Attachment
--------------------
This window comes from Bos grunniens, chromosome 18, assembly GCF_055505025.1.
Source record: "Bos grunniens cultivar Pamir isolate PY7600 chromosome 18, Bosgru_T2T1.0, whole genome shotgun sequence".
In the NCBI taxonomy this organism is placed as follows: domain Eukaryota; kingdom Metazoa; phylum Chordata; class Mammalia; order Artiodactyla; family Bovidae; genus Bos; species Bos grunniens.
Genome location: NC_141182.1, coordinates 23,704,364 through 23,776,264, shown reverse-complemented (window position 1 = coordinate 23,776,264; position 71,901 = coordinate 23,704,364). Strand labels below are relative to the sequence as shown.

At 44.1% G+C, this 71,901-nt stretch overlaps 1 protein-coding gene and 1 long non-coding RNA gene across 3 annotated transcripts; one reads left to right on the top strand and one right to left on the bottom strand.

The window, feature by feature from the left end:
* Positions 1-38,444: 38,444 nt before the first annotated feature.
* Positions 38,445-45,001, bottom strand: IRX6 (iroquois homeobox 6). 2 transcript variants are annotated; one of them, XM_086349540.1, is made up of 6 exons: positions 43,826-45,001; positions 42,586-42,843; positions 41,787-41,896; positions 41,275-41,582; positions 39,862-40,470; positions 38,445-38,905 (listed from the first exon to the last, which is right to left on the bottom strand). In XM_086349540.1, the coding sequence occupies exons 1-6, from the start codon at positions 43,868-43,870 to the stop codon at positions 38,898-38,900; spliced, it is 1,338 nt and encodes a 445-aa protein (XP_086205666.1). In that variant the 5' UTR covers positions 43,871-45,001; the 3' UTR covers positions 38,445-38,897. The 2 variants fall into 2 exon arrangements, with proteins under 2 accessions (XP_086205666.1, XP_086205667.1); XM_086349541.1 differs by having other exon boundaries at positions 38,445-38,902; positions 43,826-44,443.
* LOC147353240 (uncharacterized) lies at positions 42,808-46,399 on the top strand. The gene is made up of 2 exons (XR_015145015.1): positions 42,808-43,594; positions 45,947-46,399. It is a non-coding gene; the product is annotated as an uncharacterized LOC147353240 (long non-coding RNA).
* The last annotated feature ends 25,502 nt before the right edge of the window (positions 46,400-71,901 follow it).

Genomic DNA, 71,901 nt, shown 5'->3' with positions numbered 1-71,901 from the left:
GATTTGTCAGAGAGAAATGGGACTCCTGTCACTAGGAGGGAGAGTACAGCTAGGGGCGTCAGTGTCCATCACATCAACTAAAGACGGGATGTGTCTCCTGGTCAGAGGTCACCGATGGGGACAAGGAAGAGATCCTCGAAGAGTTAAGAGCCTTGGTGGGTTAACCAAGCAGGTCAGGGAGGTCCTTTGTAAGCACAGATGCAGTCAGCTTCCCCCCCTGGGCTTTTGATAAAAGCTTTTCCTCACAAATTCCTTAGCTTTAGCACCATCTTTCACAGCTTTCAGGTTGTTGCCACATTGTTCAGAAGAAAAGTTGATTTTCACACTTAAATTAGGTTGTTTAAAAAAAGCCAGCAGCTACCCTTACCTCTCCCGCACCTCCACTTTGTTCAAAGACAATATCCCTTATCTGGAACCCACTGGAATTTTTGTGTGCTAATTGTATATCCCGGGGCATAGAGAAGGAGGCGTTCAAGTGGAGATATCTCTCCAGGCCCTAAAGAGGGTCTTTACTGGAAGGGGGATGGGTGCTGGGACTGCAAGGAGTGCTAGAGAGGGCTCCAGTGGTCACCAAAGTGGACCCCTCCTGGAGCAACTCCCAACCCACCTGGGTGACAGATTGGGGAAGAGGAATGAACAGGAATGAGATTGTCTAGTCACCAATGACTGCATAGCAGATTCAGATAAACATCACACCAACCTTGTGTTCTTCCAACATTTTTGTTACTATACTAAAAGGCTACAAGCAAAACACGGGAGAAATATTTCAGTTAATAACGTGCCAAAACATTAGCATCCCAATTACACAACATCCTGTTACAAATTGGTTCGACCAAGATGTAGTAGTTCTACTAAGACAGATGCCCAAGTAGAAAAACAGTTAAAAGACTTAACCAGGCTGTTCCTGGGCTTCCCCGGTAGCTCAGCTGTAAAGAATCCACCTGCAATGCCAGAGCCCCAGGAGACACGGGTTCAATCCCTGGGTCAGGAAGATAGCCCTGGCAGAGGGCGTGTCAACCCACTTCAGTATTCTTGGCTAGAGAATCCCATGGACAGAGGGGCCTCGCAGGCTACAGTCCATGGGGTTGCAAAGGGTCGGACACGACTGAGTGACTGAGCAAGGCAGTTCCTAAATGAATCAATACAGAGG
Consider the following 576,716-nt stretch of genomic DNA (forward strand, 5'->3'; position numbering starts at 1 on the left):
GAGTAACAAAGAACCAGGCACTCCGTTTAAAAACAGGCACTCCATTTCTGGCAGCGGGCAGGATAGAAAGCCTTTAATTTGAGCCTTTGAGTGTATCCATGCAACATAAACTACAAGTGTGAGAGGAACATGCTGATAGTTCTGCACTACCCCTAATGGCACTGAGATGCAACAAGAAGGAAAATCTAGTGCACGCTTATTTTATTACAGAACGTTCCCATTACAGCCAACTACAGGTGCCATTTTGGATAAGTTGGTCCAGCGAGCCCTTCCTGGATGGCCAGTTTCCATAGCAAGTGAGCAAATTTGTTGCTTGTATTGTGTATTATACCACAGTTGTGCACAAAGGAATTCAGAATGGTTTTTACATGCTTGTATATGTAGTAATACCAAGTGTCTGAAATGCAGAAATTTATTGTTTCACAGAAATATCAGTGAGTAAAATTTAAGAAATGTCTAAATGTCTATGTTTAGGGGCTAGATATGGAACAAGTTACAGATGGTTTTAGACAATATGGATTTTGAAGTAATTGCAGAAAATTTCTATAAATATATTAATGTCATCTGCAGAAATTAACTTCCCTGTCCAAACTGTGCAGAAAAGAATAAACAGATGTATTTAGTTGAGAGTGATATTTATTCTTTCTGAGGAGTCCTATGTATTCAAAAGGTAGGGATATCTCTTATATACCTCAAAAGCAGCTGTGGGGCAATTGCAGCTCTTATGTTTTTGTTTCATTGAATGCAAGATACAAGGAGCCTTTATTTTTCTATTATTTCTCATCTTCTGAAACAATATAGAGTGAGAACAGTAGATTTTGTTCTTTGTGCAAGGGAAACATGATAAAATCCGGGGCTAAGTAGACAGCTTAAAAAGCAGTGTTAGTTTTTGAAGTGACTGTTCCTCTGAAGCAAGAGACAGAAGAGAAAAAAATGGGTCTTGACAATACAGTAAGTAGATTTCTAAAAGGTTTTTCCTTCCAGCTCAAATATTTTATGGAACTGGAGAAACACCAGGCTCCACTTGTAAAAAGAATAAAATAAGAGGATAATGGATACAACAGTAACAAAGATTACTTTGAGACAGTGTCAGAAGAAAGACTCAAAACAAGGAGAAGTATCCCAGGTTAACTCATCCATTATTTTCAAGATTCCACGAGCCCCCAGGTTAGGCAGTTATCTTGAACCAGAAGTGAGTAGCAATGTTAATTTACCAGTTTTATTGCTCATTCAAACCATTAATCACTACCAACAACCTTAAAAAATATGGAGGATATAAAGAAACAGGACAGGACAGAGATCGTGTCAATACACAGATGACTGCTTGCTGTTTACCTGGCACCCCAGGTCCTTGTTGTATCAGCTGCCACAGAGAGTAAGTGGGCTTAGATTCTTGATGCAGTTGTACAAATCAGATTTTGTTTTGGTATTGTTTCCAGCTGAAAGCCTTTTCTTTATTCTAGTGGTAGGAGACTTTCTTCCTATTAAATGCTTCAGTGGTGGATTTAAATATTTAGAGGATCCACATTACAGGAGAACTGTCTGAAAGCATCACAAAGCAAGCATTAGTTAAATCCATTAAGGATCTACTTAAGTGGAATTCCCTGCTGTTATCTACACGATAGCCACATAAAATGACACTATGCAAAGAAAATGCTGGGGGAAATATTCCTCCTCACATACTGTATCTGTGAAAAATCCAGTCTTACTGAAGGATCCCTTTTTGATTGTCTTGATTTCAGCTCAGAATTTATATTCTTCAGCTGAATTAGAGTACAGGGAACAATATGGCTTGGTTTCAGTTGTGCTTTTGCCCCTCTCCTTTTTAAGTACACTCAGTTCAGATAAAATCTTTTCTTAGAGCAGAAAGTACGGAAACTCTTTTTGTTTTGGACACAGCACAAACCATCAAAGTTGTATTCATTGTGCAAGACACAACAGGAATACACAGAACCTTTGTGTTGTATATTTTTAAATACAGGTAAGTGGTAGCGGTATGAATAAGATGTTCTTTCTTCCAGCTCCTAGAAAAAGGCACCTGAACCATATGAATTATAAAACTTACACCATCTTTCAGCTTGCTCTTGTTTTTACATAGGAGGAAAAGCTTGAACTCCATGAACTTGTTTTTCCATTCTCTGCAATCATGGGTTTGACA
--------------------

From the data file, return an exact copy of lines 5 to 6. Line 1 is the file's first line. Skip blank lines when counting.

At 44.1% G+C, this 71,901-nt stretch overlaps 1 protein-coding gene and 1 long non-coding RNA gene across 3 annotated transcripts; one reads left to right on the top strand and one right to left on the bottom strand.

The window, feature by feature from the left end: